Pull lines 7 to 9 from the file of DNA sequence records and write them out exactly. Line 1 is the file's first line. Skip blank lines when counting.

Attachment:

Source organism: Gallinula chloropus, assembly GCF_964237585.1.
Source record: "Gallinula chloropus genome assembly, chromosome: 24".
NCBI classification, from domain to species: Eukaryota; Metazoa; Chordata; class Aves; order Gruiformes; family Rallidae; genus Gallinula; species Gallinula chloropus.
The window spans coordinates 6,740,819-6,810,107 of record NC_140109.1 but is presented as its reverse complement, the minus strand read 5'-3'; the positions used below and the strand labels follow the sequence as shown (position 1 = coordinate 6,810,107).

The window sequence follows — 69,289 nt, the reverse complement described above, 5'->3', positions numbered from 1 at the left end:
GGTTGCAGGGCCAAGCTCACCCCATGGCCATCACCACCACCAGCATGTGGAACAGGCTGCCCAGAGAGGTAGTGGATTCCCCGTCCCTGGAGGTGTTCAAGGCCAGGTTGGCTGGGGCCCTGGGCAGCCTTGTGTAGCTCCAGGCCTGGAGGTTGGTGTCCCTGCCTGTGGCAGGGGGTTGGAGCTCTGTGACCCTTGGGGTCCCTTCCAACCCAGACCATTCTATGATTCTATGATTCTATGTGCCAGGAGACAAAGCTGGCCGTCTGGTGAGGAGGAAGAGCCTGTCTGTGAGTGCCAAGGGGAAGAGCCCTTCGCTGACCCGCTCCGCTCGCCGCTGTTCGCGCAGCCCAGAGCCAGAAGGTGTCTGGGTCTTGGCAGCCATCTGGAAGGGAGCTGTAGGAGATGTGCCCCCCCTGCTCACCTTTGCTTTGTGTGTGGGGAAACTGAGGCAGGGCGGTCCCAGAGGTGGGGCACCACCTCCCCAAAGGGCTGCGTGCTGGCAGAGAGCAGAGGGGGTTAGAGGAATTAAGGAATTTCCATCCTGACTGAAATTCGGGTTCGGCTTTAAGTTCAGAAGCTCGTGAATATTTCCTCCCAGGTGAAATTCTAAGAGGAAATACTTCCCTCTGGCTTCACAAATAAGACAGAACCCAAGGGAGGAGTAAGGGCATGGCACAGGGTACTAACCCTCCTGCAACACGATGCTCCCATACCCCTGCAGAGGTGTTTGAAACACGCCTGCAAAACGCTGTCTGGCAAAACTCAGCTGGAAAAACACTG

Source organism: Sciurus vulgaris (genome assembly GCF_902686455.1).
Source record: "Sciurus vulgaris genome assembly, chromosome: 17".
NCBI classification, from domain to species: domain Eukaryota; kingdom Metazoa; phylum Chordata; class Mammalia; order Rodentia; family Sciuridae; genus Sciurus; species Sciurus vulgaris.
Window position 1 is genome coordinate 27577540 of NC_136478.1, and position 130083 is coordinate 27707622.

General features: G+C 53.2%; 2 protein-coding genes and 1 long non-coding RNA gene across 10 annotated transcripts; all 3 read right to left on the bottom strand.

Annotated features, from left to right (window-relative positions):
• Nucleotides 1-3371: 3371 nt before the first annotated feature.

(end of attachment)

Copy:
Source organism: Sciurus vulgaris (genome assembly GCF_902686455.1).
Source record: "Sciurus vulgaris genome assembly, chromosome: 17".
NCBI classification, from domain to species: domain Eukaryota; kingdom Metazoa; phylum Chordata; class Mammalia; order Rodentia; family Sciuridae; genus Sciurus; species Sciurus vulgaris.